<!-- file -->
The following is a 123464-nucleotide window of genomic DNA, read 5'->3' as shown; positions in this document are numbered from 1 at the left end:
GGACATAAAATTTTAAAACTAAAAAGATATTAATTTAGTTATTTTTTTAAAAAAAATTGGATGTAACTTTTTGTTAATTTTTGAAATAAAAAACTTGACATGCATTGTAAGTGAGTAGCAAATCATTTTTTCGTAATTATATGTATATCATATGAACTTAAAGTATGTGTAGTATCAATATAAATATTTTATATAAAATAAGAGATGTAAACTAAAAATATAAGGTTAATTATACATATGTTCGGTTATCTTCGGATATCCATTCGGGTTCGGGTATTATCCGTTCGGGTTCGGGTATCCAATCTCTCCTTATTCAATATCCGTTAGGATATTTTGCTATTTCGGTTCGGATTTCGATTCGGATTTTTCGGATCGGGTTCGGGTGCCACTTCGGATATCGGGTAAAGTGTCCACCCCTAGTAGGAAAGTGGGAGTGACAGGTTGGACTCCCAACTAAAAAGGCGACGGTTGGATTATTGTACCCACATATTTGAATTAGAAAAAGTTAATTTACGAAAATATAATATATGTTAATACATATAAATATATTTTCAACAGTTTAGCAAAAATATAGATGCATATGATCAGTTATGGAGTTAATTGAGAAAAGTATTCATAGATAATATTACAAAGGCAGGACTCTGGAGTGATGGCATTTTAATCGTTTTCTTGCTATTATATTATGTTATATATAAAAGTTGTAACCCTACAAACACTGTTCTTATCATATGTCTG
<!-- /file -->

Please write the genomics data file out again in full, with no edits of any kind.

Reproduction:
The following is a 123464-nucleotide window of genomic DNA, read 5'->3' as shown; positions in this document are numbered from 1 at the left end:
GGACATAAAATTTTAAAACTAAAAAGATATTAATTTAGTTATTTTTTTAAAAAAAATTGGATGTAACTTTTTGTTAATTTTTGAAATAAAAAACTTGACATGCATTGTAAGTGAGTAGCAAATCATTTTTTCGTAATTATATGTATATCATATGAACTTAAAGTATGTGTAGTATCAATATAAATATTTTATATAAAATAAGAGATGTAAACTAAAAATATAAGGTTAATTATACATATGTTCGGTTATCTTCGGATATCCATTCGGGTTCGGGTATTATCCGTTCGGGTTCGGGTATCCAATCTCTCCTTATTCAATATCCGTTAGGATATTTTGCTATTTCGGTTCGGATTTCGATTCGGATTTTTCGGATCGGGTTCGGGTGCCACTTCGGATATCGGGTAAAGTGTCCACCCCTAGTAGGAAAGTGGGAGTGACAGGTTGGACTCCCAACTAAAAAGGCGACGGTTGGATTATTGTACCCACATATTTGAATTAGAAAAAGTTAATTTACGAAAATATAATATATGTTAATACATATAAATATATTTTCAACAGTTTAGCAAAAATATAGATGCATATGATCAGTTATGGAGTTAATTGAGAAAAGTATTCATAGATAATATTACAAAGGCAGGACTCTGGAGTGATGGCATTTTAATCGTTTTCTTGCTATTATATTATGTTATATATAAAAGTTGTAACCCTACAAACACTGTTCTTATCATATGTCTG